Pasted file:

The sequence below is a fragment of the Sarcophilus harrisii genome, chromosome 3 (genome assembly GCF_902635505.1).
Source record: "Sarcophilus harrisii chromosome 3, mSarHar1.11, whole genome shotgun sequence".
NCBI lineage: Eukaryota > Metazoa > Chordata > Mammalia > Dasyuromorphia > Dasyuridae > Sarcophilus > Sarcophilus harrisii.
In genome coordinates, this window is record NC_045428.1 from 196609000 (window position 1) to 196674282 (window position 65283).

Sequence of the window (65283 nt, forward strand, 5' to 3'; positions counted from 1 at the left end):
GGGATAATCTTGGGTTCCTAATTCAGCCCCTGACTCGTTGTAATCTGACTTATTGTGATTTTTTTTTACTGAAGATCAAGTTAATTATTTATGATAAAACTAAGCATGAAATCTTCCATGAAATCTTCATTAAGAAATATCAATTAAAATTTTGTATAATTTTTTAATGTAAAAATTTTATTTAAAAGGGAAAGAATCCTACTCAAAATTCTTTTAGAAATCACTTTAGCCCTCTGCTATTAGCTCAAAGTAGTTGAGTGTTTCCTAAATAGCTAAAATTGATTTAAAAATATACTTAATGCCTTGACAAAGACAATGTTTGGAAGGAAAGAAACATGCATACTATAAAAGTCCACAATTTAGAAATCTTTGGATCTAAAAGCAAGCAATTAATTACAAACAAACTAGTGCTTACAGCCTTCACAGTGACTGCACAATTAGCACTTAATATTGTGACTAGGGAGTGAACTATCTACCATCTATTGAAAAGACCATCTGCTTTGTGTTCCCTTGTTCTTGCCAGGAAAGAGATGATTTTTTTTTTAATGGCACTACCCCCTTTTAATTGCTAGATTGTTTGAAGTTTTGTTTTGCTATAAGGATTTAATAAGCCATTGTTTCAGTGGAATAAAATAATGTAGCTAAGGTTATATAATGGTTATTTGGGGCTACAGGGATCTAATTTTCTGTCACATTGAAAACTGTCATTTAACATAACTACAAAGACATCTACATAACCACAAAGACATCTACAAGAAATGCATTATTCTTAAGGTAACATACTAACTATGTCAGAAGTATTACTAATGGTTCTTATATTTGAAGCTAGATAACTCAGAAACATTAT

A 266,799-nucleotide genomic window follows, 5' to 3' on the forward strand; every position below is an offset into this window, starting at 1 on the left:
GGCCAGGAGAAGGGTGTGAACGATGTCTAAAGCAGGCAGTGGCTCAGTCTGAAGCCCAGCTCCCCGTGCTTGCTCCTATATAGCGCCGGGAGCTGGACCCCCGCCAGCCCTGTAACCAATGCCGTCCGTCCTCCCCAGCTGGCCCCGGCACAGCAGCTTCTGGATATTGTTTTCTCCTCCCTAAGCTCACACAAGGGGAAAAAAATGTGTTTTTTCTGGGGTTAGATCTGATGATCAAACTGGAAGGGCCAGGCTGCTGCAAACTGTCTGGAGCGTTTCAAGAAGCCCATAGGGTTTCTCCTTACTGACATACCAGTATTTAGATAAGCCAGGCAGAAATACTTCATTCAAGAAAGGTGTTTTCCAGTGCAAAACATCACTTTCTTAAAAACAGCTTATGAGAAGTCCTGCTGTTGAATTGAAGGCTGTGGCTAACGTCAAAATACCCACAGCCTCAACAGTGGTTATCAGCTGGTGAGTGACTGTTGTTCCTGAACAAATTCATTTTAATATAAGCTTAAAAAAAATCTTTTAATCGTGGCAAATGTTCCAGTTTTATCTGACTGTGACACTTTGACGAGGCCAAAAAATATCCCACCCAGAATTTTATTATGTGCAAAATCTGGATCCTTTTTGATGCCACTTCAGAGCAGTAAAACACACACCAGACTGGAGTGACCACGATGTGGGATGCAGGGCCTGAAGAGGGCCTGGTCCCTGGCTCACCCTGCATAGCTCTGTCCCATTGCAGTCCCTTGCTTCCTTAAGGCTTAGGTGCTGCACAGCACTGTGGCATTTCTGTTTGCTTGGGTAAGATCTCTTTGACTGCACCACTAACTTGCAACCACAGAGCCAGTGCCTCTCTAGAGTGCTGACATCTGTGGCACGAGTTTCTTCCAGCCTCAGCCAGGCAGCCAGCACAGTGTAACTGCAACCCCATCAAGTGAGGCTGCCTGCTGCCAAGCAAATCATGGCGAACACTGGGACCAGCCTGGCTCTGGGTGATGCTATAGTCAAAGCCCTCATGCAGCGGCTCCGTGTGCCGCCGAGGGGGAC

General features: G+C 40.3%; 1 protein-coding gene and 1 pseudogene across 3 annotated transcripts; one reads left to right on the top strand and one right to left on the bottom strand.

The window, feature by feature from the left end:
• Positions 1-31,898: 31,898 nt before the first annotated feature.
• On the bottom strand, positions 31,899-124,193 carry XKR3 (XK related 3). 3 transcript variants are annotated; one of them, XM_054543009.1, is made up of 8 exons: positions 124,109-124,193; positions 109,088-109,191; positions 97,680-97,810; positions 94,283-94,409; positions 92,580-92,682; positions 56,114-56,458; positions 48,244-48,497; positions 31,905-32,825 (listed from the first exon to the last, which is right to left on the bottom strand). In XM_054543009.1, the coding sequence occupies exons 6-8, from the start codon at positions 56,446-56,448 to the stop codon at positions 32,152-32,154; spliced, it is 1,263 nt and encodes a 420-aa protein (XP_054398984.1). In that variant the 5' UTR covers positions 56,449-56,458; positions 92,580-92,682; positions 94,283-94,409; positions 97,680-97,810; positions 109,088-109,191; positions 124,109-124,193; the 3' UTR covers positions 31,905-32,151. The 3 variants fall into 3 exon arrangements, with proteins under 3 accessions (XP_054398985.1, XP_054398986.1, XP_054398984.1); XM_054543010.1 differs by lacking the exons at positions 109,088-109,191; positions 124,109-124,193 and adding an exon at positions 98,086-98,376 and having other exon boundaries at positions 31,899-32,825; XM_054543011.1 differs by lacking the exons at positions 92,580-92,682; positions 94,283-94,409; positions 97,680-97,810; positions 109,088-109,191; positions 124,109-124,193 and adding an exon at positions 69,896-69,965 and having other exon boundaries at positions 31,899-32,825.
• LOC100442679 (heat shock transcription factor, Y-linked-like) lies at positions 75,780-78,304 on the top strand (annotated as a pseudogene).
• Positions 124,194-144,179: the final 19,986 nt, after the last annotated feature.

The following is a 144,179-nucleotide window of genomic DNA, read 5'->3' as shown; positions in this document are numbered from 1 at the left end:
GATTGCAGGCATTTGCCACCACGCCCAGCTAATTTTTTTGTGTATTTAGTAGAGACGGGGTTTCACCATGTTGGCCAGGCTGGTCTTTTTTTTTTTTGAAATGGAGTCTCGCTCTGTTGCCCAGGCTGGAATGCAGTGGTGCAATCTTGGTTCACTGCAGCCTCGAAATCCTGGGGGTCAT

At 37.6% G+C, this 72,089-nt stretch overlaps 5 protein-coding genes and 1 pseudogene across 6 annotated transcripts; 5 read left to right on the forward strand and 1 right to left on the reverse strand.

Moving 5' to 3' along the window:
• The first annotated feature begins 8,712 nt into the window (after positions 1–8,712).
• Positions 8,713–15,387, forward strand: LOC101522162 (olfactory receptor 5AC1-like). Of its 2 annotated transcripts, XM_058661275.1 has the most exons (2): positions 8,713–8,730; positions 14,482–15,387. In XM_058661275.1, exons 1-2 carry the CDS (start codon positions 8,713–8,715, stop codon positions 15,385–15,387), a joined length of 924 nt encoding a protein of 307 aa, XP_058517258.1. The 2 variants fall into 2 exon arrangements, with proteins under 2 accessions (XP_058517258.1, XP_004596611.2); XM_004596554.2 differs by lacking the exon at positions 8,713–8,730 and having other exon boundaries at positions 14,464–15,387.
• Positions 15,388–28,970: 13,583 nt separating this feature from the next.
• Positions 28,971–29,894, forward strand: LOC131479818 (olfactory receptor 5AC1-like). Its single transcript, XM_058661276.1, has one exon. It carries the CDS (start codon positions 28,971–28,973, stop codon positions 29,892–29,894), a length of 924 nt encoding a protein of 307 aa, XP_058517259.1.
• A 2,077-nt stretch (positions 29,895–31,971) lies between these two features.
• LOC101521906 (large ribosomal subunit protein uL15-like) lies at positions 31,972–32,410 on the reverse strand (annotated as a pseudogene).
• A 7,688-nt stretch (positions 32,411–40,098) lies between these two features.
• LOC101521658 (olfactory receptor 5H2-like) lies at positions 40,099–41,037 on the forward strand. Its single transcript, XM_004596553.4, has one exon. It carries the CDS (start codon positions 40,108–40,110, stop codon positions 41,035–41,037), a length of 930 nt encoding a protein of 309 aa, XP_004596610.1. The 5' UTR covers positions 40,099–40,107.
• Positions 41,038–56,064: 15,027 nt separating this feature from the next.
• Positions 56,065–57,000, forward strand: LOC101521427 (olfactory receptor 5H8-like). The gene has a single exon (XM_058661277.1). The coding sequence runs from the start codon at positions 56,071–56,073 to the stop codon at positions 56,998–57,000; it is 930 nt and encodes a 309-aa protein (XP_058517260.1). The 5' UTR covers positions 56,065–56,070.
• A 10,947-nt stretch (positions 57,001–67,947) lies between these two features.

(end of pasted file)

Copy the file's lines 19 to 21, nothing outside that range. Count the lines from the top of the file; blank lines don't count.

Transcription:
• The first annotated feature begins 8,712 nt into the window (after positions 1–8,712).
• Positions 8,713–15,387, forward strand: LOC101522162 (olfactory receptor 5AC1-like). Of its 2 annotated transcripts, XM_058661275.1 has the most exons (2): positions 8,713–8,730; positions 14,482–15,387. In XM_058661275.1, exons 1-2 carry the CDS (start codon positions 8,713–8,715, stop codon positions 15,385–15,387), a joined length of 924 nt encoding a protein of 307 aa, XP_058517258.1. The 2 variants fall into 2 exon arrangements, with proteins under 2 accessions (XP_058517258.1, XP_004596611.2); XM_004596554.2 differs by lacking the exon at positions 8,713–8,730 and having other exon boundaries at positions 14,464–15,387.
• Positions 15,388–28,970: 13,583 nt separating this feature from the next.